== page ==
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Spokane, Washington  Est. May 19, 1883

Eye On Boise

Prosecutors in Boise terrorism case want 2 witnesses to speak from behind screen to protect identities

Prosecutors want to hide two witnesses behind a screen in an upcoming terrorism trial in Boise and allow them to testify using made-up names, the Idaho Statesman reports today. The two FBI informants or their families could face retaliation from backers of the Islamic Movement of Uzbekistan if they testified openly, prosecutors say, and revealing their identities also could compromise other cases. Statesman reporter John Sowell’s full report is online here.

Boise resident Fazliddin Kurbanov, 32, is accused of plotting to set off bombs at military bases and public areas where large groups of people could be killed, Sowell writes. An Uzbek refugee who came to the United States in 2009, Kurbanov allegedly detailed his plans during a series of conversations with two FBI informants and in written communications with the website administrator for a terrorist group in Central Asia. His defense attorneys haven’t yet filed responses to the witness-secrecy motion.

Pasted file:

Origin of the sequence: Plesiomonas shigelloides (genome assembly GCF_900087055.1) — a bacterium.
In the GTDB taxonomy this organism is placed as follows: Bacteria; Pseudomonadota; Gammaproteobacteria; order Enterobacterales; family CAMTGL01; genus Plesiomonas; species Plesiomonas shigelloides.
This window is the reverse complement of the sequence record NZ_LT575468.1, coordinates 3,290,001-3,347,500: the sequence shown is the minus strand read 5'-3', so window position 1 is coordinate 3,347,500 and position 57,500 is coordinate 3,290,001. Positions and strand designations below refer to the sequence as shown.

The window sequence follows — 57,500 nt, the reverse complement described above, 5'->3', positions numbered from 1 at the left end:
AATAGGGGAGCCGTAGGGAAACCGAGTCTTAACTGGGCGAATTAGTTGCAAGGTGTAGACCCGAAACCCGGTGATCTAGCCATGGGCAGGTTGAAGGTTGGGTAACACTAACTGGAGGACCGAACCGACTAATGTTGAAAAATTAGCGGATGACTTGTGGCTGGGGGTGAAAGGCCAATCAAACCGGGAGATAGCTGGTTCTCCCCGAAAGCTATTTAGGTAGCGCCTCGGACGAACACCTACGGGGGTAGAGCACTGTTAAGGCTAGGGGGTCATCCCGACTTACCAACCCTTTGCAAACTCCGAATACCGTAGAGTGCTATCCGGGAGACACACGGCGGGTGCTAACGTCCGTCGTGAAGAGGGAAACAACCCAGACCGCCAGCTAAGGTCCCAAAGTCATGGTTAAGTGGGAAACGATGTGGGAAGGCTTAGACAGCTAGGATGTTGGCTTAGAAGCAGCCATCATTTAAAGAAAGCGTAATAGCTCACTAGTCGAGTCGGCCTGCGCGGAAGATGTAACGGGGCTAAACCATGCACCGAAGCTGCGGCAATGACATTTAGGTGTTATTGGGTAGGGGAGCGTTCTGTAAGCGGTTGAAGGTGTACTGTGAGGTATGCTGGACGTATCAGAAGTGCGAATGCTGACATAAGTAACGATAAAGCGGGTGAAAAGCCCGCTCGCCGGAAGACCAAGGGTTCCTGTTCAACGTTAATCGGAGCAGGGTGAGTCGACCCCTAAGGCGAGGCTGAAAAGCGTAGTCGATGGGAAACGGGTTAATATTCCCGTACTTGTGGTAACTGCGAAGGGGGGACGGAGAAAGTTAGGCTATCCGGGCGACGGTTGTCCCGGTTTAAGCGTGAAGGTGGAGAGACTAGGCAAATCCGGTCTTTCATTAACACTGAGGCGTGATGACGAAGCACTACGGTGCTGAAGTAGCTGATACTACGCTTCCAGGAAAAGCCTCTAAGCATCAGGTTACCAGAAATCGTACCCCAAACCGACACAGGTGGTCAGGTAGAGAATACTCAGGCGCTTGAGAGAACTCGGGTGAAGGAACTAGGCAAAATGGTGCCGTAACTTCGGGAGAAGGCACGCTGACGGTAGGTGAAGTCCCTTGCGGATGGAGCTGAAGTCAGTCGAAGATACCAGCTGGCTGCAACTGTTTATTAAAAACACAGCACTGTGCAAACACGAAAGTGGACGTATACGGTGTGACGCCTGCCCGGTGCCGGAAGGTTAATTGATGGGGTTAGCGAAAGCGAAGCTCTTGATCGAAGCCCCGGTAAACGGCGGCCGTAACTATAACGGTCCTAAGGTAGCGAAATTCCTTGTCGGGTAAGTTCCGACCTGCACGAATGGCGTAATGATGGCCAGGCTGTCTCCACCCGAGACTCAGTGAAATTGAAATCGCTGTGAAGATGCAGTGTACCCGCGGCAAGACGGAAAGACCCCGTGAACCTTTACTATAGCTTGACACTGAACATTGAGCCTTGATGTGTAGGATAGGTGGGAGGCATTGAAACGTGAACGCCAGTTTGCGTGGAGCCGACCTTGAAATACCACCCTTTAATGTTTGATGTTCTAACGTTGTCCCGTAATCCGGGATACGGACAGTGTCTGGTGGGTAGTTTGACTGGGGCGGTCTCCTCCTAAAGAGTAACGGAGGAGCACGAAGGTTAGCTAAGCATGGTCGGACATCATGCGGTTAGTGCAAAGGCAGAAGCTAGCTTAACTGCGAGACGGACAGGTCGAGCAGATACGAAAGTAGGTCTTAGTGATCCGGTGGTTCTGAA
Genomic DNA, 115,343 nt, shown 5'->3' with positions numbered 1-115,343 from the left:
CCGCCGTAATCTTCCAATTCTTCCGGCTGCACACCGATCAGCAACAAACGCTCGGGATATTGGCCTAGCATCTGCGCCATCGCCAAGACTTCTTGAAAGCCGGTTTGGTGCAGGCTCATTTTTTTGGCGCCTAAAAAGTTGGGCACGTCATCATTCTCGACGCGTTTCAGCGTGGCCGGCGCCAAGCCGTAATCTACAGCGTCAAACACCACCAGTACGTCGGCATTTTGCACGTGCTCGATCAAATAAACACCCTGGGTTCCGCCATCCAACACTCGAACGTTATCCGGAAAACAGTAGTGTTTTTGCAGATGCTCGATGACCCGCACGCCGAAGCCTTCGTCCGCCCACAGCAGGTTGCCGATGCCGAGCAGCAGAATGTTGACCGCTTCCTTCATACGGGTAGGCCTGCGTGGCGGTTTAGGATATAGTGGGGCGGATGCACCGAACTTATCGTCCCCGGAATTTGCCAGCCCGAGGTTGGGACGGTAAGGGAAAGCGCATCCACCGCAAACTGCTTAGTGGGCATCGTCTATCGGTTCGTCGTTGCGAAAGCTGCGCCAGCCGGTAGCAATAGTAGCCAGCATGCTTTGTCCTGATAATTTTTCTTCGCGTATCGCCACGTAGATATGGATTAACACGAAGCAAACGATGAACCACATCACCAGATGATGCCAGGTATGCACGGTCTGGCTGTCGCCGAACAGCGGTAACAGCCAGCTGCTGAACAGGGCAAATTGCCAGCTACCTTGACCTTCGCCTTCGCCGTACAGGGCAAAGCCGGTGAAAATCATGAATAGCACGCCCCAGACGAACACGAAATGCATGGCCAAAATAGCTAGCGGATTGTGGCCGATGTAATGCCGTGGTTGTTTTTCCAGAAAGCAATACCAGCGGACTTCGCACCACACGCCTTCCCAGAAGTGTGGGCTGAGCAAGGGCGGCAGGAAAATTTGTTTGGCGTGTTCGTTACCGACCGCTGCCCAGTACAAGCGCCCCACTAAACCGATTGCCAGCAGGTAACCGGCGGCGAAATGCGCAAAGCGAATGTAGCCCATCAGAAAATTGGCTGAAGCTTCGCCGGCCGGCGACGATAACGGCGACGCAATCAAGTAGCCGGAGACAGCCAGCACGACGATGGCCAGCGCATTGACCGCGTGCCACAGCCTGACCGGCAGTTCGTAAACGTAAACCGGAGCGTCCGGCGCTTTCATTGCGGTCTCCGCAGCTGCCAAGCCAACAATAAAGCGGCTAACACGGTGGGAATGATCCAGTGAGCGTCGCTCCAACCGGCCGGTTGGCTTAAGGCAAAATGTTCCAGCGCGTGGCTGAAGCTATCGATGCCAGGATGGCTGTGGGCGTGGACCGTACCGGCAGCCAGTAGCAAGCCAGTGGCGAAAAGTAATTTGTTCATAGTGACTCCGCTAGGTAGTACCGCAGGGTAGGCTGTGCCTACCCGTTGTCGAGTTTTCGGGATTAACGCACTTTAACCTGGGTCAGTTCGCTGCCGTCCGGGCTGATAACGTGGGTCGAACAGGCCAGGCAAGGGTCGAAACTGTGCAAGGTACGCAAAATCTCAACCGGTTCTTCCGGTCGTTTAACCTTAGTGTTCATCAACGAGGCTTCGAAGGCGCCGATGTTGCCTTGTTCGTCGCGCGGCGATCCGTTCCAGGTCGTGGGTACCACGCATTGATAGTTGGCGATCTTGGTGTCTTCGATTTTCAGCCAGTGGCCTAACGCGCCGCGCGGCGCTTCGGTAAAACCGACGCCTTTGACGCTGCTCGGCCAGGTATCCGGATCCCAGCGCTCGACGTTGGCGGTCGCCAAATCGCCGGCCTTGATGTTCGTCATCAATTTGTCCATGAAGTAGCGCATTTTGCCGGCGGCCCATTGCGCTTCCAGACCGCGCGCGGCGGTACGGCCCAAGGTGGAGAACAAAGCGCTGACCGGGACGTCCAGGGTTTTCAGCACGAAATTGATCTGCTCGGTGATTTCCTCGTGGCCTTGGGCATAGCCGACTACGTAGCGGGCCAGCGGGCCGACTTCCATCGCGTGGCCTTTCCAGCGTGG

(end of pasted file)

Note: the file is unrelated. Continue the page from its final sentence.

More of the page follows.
Federal prosecutors wrote that if U.S. District Judge Edward Lodge doesn’t agree to allow the two witnesses to testify behind a screen, they’d request that the courtroom be closed to the public while the two men testify, with observers allowed to sit in an adjacent courtroom and listen to an audio-only broadcast.

Sowell writes that several previous cases have found that allowing witnesses to testify behind a screen or under pseudonyms to protect their identities didn’t violate the defendant’s Sixth Amendment right “to be confronted with the witnesses against him.” In the Kurbanov case, the prosecution’s request is that the screen be placed to keep the two witnesses from being seen by observers sitting in the public section of the courtroom; jurors, prosecutors, defense attorneys, Kurbanov and the judge still would be able to see the witnesses as they testify.

Betsy Z. Russell
Betsy Z. Russell joined The Spokesman-Review in 1991. She currently is a reporter in the Boise Bureau covering Idaho state government and politics, and other news from Idaho's state capital.

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